LOCKPORT – The Niagara County Legislature and the county’s state lawmakers paid tribute last week to a U.S. Marine from Lewiston who was wounded in combat in Afghanistan.

Lance Cpl. Christopher T. Bristol, 22, was shot in the arm Oct. 10 in Helmand Province, regarded as the home turf of the Taliban, as he was leading a patrol.

Bristol, fully recovered from his wound after surgery, was modest about the matter.

“I’m a humble person,” he said in an interview after the ceremony at Tuesday’s Legislature meeting. “There were guys hurt far worse than I was.”

Specifically, he referred to another corporal who was shot in the thigh, with the bullet exiting through his hip. He returned to active duty quickly, and Bristol said he used that man as a role model.

He told the Legislature that he was the ninth casualty in his platoon “and hardly the most severe … I’ve had friends shot in the legs, shot in the arms, blown up in a truck right behind me. It’s something to think about.”

Bristol is the son of Timothy and Jane Bristol, of Saunders Settlement Road, and the nephew of former Niagara Falls City Administrator Daniel S. Bristol, a retired Air Force colonel, who attended the ceremony.

State Sen. George D. Maziarz, R-Newfane, read a citation from Gov. Andrew M. Cuomo, and Assemblyman John D. Ceretto, R-Lewiston, read a similar document from the Assembly.

“Thank you for making Niagara County proud of one of its finest sons,” Maziarz said.

“You’re truly loved by your mom and dad and everyone in Niagara County,” Ceretto said.

“Tonight you’ve made this a hall of honor,” Legislature Chairman William L. Ross told Bristol. “It’s beyond me what brave soldiers like you had to go through.”

The County Legislature’s citation referred to Bristol’s six months of service in “the toughest province of Afghanistan.”

“It’s a tremendous honor to be honored for a conflict that isn’t the most popular but is still alive and kicking,” Bristol told the lawmakers.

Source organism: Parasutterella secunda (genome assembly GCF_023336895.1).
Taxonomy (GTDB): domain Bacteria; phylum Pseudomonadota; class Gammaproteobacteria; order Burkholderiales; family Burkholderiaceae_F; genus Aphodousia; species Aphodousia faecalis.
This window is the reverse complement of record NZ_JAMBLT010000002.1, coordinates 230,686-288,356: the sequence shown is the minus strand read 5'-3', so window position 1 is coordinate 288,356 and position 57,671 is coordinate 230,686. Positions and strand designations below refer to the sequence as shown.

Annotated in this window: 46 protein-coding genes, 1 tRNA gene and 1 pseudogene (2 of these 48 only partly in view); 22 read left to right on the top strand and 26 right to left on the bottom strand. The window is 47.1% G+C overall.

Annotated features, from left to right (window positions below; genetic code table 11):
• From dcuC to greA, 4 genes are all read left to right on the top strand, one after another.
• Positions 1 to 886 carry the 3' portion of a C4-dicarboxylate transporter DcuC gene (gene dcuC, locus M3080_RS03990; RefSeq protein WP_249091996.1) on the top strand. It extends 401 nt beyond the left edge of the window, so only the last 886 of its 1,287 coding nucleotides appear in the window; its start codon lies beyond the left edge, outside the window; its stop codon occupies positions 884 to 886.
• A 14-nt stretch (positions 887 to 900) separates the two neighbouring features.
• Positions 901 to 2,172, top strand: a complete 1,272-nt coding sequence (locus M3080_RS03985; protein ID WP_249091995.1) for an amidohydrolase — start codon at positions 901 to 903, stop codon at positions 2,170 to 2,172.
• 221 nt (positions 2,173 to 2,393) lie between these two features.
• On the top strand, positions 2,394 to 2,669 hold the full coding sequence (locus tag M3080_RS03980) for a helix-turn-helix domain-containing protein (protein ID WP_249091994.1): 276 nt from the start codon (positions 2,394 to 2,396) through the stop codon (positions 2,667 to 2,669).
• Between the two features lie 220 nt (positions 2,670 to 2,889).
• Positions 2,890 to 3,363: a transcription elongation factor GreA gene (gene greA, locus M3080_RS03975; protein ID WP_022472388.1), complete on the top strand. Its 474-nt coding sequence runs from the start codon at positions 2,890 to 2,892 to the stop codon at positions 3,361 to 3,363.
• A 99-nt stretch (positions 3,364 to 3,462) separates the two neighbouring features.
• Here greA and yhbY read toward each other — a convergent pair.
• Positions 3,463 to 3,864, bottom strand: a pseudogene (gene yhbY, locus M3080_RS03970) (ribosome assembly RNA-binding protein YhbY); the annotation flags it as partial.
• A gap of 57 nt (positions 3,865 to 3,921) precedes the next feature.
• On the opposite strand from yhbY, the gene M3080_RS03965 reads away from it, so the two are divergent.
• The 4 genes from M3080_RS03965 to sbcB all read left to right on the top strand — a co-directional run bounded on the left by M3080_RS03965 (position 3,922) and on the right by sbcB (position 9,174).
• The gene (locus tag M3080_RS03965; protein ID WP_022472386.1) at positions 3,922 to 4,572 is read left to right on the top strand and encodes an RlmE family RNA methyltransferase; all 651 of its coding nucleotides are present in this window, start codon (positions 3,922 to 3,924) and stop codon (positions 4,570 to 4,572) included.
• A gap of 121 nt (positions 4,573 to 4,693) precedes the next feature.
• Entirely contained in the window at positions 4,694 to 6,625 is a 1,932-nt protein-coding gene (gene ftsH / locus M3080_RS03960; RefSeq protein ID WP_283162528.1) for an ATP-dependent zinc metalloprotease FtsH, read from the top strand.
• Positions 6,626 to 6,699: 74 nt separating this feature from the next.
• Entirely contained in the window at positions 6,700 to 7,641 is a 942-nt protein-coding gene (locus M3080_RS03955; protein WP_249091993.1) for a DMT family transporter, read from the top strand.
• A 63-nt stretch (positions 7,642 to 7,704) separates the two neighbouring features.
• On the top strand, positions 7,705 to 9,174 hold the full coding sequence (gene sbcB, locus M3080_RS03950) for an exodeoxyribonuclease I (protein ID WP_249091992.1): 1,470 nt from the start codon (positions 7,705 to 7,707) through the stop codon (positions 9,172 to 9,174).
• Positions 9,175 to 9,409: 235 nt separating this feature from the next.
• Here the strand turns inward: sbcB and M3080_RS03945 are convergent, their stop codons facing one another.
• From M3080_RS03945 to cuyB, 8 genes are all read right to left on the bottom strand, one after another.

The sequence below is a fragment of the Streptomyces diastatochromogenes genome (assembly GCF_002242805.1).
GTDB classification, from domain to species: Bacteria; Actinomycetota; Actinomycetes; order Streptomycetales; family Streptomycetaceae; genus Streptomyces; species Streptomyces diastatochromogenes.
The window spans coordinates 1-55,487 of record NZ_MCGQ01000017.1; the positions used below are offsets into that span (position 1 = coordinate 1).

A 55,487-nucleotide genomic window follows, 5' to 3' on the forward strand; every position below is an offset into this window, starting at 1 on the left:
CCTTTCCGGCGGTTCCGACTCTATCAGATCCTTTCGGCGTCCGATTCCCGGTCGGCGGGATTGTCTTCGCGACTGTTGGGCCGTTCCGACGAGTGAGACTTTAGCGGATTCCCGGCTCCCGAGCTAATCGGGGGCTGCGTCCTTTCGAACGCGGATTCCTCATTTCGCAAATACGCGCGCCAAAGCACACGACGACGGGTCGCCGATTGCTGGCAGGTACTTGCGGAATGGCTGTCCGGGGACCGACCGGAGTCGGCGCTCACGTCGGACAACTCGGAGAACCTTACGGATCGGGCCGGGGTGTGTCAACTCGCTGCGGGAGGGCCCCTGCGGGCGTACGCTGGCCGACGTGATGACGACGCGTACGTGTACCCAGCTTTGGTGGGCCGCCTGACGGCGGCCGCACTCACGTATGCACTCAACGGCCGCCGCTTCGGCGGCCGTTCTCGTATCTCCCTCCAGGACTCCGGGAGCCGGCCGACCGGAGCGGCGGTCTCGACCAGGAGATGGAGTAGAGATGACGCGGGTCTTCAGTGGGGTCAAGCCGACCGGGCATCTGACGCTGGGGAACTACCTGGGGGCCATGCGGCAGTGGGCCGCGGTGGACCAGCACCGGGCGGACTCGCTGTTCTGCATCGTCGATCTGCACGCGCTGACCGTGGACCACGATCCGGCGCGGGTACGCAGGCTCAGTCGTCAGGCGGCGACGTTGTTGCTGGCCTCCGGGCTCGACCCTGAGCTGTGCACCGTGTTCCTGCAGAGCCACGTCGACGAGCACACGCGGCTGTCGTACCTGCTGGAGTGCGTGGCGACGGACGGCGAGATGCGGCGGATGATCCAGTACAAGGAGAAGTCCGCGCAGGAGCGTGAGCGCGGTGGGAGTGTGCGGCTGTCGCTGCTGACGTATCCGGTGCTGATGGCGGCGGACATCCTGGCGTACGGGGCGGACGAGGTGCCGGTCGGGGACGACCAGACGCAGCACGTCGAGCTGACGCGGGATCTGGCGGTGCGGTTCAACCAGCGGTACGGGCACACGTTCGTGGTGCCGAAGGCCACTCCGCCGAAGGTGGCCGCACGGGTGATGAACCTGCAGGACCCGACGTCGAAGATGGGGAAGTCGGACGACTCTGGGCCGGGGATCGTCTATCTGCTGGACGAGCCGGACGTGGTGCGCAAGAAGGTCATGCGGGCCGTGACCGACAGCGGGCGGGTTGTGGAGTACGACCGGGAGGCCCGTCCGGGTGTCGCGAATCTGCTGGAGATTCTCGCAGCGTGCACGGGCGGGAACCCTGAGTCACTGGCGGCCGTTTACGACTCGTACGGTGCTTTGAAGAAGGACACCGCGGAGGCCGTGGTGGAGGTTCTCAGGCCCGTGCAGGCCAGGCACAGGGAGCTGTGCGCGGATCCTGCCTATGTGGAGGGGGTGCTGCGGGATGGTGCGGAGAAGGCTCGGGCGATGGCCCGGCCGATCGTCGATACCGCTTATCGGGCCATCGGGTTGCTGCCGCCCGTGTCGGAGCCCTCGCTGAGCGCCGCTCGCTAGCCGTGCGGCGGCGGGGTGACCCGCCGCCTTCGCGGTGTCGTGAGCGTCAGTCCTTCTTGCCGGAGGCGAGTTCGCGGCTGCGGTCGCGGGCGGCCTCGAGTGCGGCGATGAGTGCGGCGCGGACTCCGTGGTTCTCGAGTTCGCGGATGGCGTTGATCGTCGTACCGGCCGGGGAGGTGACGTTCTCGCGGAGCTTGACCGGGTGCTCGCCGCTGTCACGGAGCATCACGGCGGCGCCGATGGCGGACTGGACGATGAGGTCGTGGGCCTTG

Bristol was home-schooled and earned an associate’s degree from Niagara County Community College.

He said he joined the Marines in August 2011 and was shipped to Afghanistan in June 2012.

He was shot five days after his 22nd birthday in a firefight with the Taliban in Treknawa. His squad of eight Marines and four to six Afghan soldiers was on patrol when one of the Afghans was shot in the right buttocks, Bristol said. The squad was bringing him back to its camp when Bristol was shot.

“I was in the front with the staff sergeant. I was the first man in the patrol with a metal detector,” Bristol said.

The metal detector was used to seek buried explosives. The squad was heading for a canal bed.

“To get to the canal, we had to run through an open field,” Bristol said. “I was working my way through the canal when I heard a round hit the wall behind me. I looked down and saw a hole in my uniform and blood on my arm. I shouted back to the Marine behind me that I had been hit.”

The wound, in his left arm above the elbow, was bound up by a fellow Marine, and the squad made its way on foot to its patrol camp, which was more than a mile away.

Bristol said he was taken to a British army hospital and operated on by a doctor who was also a U.S. Army colonel.

“It was very superficial, soft tissue and a small amount of muscle,” Bristol said.

He was awarded a Purple Heart and a Navy-Marine Corps Commendation Medal with a “V” device.

Bristol returned to light duty in a few days and then to active duty. His squad, from the 1st Battalion of the 1st Marine Division, left Afghanistan in late November.

Asked if he is returning to that country, Bristol said, “When we left, we tore down the whole camp, so it’s doubtful. In talking to my platoon mates, if they sent us back, we’d go in a heartbeat.”

But for now, Bristol, who has 3½ years left on his Marine hitch, will return Friday to his station at Camp Pendleton, Calif., to await his next assignment.